I think it’s safe to say that BMW, perhaps even more than most carmakers, is very committed to certain visual elements that make up the company’s distinctive front end, the face of the car. The kidney grilles are, of course, the best-known and most distinctive element, but another key component of the face is BMW’s use of quad headlamps, a pair on each side, something the company has been using (off and on) since the early 1970s, at least. But what if I were to tell you that on many BMWs, there’s a dirty secret about those quad lamps? Would you be able to handle it? I hope so. I really do.
If I were to ask you to count the number of headlamps you see on each car up there, the modern BMW X5 and that classic BMW CS, I suspect you might give me an answer similar to this gentleman here:
Four lights. There are four lights, we can see them right there.
But can we, really? Let me show you something:
That’s from a technical guide to a 2017 BMW X3. See what looks like the inner headlamp? Don’t be fooled—it’s not a headlamp at all. It’s just a mostly-cylindrical extrusion of plastic that houses the ring of one of those LED DRLs. BMW just wants you to think it’s another headlamp.
I should mention that this line of thought was sparked by this tweet:
...and that led down a rabbit hole of fake BMW headlights, the results of which you’re stuck in right now.
And it’s not just this one model. I’m by no means the first one to realize this; owners have been realizing this illuminatory deception as far back as 2007 for cars like the BMW Z4, and the shock of the truth has been hitting BMW owners over and over again as they realize that on many of the headlight options and configurations, the inner lamps are dummies.
Our own writer Andy Kalmowitz saw it on his Z4:
It took him a while to deal with the shock and betrayal, but I think he’s okay now. As much as one can be, at least.
I reached out to BMW for an answer, and, to their credit, they responded:
The only BMW that comes to mind off the top of my head is the E70/E71 (X5/X6) which had true dummy inner headlights. This was a design decision as well as a way to have “corner lights” for states that had a height limit.
The 4 headlight design is a traditional BMW design cue and as such some vehicle might have limited functionality of the inner “headlight” e.g. only a corona ring. Rest assured though all BMW lighting equipment complies with FMVSS 108.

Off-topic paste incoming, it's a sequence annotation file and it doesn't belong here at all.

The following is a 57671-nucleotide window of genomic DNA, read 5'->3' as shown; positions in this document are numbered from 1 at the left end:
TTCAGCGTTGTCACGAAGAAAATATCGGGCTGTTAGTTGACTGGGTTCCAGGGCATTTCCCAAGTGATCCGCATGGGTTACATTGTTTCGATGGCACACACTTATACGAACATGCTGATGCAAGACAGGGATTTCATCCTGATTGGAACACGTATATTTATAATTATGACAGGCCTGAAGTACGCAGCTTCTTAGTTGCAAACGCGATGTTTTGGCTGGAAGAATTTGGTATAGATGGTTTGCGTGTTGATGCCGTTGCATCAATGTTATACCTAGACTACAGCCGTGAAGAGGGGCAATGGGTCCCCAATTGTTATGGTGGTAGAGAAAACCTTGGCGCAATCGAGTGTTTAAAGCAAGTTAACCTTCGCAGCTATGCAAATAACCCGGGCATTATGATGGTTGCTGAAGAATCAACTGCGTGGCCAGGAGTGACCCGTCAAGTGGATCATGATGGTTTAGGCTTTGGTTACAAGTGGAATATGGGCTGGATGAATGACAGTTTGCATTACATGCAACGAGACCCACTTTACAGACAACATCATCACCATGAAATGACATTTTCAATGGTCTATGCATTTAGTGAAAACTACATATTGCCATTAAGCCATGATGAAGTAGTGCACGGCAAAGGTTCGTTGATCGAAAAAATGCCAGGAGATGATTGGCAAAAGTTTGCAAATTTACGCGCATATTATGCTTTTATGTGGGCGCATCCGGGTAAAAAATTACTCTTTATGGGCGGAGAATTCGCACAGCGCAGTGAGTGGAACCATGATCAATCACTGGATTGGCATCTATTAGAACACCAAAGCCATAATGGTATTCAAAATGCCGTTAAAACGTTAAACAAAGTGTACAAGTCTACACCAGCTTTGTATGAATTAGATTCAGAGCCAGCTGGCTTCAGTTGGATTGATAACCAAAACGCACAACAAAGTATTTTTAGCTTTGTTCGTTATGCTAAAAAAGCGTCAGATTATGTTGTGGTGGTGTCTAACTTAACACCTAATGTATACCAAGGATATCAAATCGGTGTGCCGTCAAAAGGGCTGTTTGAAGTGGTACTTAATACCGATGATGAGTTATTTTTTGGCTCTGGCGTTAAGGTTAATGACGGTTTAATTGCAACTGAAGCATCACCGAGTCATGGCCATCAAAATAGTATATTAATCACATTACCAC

Of course, I never doubted that BMW’s lights were compliant with FMVSS 108, also known as Standard No. 108; Lamps, reflective devices, and associated equipment in the Code of Federal Regulations.
In fact, overall, I think BMW is doing some excellent lighting work, and they’ve incorporated a lot of advanced features into their lighting systems, including dynamic cornering lights. They also have a truly impressive array of lighting options for their various cars, some of which do have functional inner headlamps.
But not all. And, it’s my responsibility to call out carmakers when they do strange things like building fake headlights into a lamp unit so that a certain distinctive visual identity is maintained.
Look, aesthetics and identity are a big deal! I get it! I’d rather cars not have parts on them that are designed to look like functional things but aren’t actually functional, just as a matter of principle.
And, BMW isn’t alone here. I don’t even think they’re the first to commit headlight fakery. I used to have a ‘99 Volkswagen Golf that had a fake headlight lens inside the lamp unit that was just a chrome-colored plastic dome:
There was really no reason for that, since it’s not like VW was trying to keep some sort of classic Golf headlight signature there — they were just filling space, filling it with lies.
Sometimes, I think this practice is okay, especially when the light is replaced with something else functional and not intended to deceive, like how the Challenger replaces its inner headlamps with air intakes, something that goes back as far as Ford’s 1964 Thunderbolt drag-racing car:
That’s not intending to deceive; that’s just repurposing.
Our own David Tracy claims that Jeep (big surprise, right?) was the first to try this, with the front end design of the original Jeep Wagoneer:
David’s argument is that these round inner fake vents are actually supposed to feel like fake headlights, though I don’t think the design is deliberately headlampy enough to make this argument.
The shape and position are certainly headlamp-like, but the stamped metal, solid bits screwed onto those circular recesses are very vent-like, or maybe horn grille-like. And they’re fake for that, too, so if, and that’s a big if, they’re intended to read as headlamps and/or fake vents or horn grilles, they’re potentially three ambiguous fake things, all at once.
Life is complicated enough as it is. Truth is still important, and feels more and more elusive every day. We don’t need the warm, comforting glow of our nation’s headlamps to lie to us as well.